Ghana's economy has recorded a single-digit inflation, the first since May 1999.
The Consumer Price Index (CPI) eased 2.2 percentage points from 12.1 per cent in February to 9.9 last month.
Although in May 1999 inflation was 9.4 per cent, it rose sharply to 40.9 per cent in January 2001.
The Minister of Finance and Economic Planning, Mr Kwadwo Baah-Wiredu, who announced this, said the single digit, which had been targeted for a long time, should help the private and public sectors to plan.
He was speaking in Accra when his ministry took its turn at the Meet-the-Press series yesterday.
He said coupled with generally improved economic conditions in the country, the economy posted a positive outlook, which should accelerate growth, based on the investment strategy and reforms that underlined the Growth and Poverty Reduction Strategy Phase II.
He said with the efficient use of the fiscal space created by the Multilateral Debt Relief Initiative and the implementation of prudent policies, Gross Domestic Product (GDP) growth could be raised into the range of seven to eight per cent needed to achieve the Millennium Development Goals (MDGs).
Reviewing the economic state of the country, the Finance Minister said Ghana's economy had shown resilience in the face of record-high crude oil prices, a vindication of the prudent use of resources in the last five years.
That feat, the minister explained, was also confirmed by the various findings of surveys and research studies by reputable international authorities which had designated Ghana an attractive destination for investment.
Mr Baah-Wiredu said in spite of the slowdown in the growth of money supply, credit to the private sector continued to grow, reaching 14.9 per cent of GDP by December last year, from 13.1 per cent the same period in 2004.
He said having improved the macroeconomics fundamentals of the economy, “the economy is now poised to make the transition from stability to high growth”.
Mr Baah-Wiredu said a presidential assent to an amendment of the Internal Revenue Act, 2000, Act 592, would grant various tax exemptions and provide incentives for companies operating within the venture capital industry.
The aim, he said, was to encourage and recognise private sector participation in the Venture Capital funds management to create employment and wealth.
The exemptions also included the abolition of income tax on the minimum wage, which, the minister explained, would cost the country about ¢293 billion in revenue by the close of the year.
Those exemptions would mean widening the tax net to rope in more informal sector operators to offset the loss in revenue, he added.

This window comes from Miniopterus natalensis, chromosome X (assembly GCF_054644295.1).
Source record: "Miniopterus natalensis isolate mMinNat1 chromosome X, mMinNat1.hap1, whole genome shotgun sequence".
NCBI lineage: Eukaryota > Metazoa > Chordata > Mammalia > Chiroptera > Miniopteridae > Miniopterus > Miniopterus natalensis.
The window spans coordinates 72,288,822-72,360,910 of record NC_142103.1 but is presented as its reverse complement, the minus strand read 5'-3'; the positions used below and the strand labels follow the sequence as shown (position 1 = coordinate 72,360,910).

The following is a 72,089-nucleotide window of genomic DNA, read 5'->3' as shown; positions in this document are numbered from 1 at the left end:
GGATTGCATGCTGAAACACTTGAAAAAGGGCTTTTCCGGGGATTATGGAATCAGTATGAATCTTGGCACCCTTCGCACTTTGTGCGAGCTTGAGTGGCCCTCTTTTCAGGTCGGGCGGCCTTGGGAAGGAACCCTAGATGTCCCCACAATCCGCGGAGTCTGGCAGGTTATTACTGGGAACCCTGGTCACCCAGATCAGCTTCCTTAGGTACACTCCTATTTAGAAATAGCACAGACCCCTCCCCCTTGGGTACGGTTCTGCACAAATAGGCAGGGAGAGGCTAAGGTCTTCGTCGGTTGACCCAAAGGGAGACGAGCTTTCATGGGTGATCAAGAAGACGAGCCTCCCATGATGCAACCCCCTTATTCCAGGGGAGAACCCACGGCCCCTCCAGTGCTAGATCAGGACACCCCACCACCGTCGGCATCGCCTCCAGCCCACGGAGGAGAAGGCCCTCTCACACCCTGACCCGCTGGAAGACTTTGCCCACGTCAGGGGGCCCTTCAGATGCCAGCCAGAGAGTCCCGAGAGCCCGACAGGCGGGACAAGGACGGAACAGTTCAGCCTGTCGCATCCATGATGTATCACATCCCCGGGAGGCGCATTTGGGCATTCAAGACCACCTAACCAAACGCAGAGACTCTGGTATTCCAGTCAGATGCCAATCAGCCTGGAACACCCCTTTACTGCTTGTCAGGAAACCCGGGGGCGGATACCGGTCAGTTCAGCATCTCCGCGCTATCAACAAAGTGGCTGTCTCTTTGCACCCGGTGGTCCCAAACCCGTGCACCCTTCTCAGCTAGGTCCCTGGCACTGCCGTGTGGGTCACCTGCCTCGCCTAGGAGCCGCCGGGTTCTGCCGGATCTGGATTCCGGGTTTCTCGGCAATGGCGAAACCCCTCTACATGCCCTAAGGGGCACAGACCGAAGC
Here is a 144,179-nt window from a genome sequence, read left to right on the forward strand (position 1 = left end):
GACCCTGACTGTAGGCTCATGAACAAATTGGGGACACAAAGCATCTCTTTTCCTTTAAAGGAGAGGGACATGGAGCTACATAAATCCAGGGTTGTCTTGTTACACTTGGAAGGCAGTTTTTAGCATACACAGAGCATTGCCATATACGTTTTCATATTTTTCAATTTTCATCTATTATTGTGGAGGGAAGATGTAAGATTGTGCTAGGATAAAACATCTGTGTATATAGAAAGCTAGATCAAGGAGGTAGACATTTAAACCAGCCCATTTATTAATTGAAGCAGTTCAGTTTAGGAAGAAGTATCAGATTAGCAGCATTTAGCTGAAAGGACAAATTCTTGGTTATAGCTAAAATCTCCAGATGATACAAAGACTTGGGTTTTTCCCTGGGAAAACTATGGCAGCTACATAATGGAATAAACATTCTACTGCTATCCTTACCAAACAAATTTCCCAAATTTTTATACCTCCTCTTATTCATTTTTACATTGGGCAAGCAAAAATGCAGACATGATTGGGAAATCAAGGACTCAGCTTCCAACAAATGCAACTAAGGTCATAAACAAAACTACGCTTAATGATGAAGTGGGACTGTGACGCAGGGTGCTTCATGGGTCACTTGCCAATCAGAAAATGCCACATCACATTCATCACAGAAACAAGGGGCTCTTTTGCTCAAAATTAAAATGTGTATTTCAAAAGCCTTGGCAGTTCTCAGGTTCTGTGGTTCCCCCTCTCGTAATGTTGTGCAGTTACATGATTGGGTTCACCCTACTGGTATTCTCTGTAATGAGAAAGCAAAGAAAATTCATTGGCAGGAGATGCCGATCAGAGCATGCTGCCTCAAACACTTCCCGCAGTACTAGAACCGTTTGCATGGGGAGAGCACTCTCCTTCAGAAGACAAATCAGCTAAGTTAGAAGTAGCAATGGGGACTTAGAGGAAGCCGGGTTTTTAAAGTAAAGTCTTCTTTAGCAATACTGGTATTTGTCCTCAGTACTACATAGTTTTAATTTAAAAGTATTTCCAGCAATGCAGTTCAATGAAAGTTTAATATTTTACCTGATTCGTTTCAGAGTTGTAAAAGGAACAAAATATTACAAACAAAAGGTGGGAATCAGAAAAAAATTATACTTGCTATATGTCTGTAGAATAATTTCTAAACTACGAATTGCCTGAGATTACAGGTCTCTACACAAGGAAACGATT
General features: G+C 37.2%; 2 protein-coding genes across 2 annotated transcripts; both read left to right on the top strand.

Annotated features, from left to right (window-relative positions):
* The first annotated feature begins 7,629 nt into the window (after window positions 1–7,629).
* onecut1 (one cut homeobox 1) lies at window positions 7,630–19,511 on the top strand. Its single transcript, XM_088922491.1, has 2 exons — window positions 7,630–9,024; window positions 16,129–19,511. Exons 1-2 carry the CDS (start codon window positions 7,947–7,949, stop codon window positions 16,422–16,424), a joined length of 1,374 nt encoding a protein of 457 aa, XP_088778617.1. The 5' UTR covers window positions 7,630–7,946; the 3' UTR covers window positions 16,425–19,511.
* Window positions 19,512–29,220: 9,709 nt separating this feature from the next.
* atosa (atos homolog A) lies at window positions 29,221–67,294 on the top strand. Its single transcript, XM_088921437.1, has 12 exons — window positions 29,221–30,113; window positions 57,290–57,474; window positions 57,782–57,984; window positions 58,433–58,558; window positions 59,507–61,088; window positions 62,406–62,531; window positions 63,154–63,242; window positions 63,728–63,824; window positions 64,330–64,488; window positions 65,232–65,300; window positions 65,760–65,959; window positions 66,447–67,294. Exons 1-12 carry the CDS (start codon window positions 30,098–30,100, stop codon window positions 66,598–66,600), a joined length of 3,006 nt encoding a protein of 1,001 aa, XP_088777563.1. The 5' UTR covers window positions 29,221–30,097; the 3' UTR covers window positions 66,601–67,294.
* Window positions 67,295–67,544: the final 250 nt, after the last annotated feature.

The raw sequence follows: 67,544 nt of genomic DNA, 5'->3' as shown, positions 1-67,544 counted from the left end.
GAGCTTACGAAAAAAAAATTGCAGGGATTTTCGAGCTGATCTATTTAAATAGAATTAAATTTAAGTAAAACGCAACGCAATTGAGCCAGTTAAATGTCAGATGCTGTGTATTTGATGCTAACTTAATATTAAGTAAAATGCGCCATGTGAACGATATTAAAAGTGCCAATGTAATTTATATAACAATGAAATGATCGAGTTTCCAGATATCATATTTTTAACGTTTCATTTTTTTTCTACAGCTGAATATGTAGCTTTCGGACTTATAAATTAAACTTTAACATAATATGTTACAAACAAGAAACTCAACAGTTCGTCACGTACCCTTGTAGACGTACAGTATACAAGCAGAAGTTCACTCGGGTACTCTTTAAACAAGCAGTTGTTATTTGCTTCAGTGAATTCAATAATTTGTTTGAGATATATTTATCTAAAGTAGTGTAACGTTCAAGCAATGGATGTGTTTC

Mr Baah-Wiredu said the ministry was in close consultation with the Ghana Union Traders Association (GUTA) and other stakeholders to introduce the flat-rate Value Added Tax (VAT) for informal traders in the distribution sector by August this year.
“Another component of the amendment is the abolition of the penalty component of the price at which vehicles forfeited to the state are disposed of,” he said.
Previously, the price included duties, taxes and penalties.
Mr Baah-Wiredu said the reduction was intended to make vehicles affordable to lower income earners.
On corruption, the minister said the government would keep its eyes on all sectors of the economy to block any financial leakage.
He said the nation must ensure the maximum use of all resources at its disposal and the government would not watch unconcerned for misappropriations and the squander of national resources.
“We want to open our eyes at all levels to block the leakage so that we can get the best from our resources,” Mr Baah-Wiredu said.
He said the recent revelations of financial impropriety in certain public and private sector institutions, such as La Palm, were not ordinary but deep-rooted syndicates of shady transactions that the government was determined to unravel.
“These are not ordinary debts. They are the fallout of a sophisticated network of shady transactions which have cost some of our state-owned financial institutions considerable losses,” the minister stated.
He explained that while the government would perform its motherly responsibility of ensuring that the smooth operations of those institutions remained undisturbed, it would adopt steps to unveil the perpetrators behind those cases and apply the law accordingly.
Mr Baah-Wiredu concluded with a call on the people to remain focused and join hands to build the nation.
“There is no nobility in retreat.
Let us stay focused and we can and will achieve the desired result for the benefit of ourselves and that of our unborn generation,” he said.